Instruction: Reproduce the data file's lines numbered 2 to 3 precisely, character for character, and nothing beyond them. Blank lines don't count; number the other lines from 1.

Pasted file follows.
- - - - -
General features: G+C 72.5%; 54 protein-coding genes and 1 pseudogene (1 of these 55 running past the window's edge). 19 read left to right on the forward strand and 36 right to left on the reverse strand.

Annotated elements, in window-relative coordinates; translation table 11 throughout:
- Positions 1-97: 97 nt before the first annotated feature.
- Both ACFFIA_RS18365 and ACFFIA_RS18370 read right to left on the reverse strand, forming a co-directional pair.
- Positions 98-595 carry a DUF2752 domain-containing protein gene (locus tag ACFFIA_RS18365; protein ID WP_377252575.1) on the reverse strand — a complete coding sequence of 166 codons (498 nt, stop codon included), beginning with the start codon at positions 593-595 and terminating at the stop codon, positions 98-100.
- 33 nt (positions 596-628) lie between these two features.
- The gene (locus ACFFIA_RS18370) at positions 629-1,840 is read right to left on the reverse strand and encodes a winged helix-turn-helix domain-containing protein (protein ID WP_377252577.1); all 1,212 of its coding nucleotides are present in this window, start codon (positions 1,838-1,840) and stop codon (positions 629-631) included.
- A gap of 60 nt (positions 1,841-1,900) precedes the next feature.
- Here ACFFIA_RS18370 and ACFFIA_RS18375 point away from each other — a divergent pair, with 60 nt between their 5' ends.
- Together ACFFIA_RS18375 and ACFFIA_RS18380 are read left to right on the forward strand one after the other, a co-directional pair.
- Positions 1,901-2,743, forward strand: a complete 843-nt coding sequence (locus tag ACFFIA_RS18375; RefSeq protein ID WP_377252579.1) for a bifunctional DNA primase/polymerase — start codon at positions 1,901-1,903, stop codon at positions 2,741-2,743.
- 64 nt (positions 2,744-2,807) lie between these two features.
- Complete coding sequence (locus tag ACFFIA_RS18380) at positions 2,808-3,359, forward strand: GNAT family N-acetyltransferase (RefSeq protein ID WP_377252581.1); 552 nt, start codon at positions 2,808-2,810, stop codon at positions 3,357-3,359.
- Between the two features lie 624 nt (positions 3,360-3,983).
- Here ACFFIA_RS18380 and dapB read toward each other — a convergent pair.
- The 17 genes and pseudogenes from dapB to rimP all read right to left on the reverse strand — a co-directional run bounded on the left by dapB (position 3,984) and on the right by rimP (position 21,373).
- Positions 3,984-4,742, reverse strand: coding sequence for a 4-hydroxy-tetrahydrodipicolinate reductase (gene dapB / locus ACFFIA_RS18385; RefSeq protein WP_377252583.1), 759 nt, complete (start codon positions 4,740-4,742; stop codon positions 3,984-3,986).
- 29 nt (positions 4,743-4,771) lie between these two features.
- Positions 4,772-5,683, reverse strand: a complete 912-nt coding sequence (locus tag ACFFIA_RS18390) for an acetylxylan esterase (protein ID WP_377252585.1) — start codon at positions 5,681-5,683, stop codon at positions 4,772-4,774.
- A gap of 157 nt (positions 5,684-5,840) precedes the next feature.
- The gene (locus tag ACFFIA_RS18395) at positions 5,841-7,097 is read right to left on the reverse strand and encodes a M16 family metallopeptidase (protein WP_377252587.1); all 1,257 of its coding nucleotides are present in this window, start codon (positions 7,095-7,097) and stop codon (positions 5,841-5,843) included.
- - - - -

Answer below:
Annotated elements, in window-relative coordinates; translation table 11 throughout:
- Positions 1-97: 97 nt before the first annotated feature.